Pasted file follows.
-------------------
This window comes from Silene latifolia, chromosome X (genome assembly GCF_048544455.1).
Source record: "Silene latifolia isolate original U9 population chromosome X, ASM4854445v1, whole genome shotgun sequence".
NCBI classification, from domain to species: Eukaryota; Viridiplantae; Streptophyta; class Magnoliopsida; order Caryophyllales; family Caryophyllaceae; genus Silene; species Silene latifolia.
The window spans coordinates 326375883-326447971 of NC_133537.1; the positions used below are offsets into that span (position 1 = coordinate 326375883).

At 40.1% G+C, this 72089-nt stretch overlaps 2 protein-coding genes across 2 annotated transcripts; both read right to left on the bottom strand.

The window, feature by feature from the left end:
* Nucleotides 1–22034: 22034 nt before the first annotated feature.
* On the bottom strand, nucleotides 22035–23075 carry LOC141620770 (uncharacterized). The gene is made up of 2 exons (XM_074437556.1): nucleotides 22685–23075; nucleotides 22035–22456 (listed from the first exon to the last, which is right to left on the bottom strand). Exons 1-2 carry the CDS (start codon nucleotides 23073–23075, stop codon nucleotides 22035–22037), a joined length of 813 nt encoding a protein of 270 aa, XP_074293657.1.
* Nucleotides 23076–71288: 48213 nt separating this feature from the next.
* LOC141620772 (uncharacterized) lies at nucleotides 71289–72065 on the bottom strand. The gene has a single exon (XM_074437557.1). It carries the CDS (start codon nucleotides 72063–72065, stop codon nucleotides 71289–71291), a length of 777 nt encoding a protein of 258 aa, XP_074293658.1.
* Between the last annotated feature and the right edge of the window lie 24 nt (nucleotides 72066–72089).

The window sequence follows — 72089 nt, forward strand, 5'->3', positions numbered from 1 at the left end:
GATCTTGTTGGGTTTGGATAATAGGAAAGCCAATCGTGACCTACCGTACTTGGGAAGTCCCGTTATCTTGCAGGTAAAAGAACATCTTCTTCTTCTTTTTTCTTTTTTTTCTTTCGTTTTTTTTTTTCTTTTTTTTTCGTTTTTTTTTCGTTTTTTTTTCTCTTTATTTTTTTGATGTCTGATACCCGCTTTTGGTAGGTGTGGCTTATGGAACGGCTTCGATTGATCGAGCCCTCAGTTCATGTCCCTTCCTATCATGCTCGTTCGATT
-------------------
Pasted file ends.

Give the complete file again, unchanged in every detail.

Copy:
This window comes from Silene latifolia, chromosome X (genome assembly GCF_048544455.1).
Source record: "Silene latifolia isolate original U9 population chromosome X, ASM4854445v1, whole genome shotgun sequence".
NCBI classification, from domain to species: Eukaryota; Viridiplantae; Streptophyta; class Magnoliopsida; order Caryophyllales; family Caryophyllaceae; genus Silene; species Silene latifolia.
The window spans coordinates 326375883-326447971 of NC_133537.1; the positions used below are offsets into that span (position 1 = coordinate 326375883).

At 40.1% G+C, this 72089-nt stretch overlaps 2 protein-coding genes across 2 annotated transcripts; both read right to left on the bottom strand.

The window, feature by feature from the left end:
* Nucleotides 1–22034: 22034 nt before the first annotated feature.
* On the bottom strand, nucleotides 22035–23075 carry LOC141620770 (uncharacterized). The gene is made up of 2 exons (XM_074437556.1): nucleotides 22685–23075; nucleotides 22035–22456 (listed from the first exon to the last, which is right to left on the bottom strand). Exons 1-2 carry the CDS (start codon nucleotides 23073–23075, stop codon nucleotides 22035–22037), a joined length of 813 nt encoding a protein of 270 aa, XP_074293657.1.
* Nucleotides 23076–71288: 48213 nt separating this feature from the next.
* LOC141620772 (uncharacterized) lies at nucleotides 71289–72065 on the bottom strand. The gene has a single exon (XM_074437557.1). It carries the CDS (start codon nucleotides 72063–72065, stop codon nucleotides 71289–71291), a length of 777 nt encoding a protein of 258 aa, XP_074293658.1.
* Between the last annotated feature and the right edge of the window lie 24 nt (nucleotides 72066–72089).

The window sequence follows — 72089 nt, forward strand, 5'->3', positions numbered from 1 at the left end:
GATCTTGTTGGGTTTGGATAATAGGAAAGCCAATCGTGACCTACCGTACTTGGGAAGTCCCGTTATCTTGCAGGTAAAAGAACATCTTCTTCTTCTTTTTTCTTTTTTTTCTTTCGTTTTTTTTTTTCTTTTTTTTTCGTTTTTTTTTCGTTTTTTTTTCTCTTTATTTTTTTGATGTCTGATACCCGCTTTTGGTAGGTGTGGCTTATGGAACGGCTTCGATTGATCGAGCCCTCAGTTCATGTCCCTTCCTATCATGCTCGTTCGATT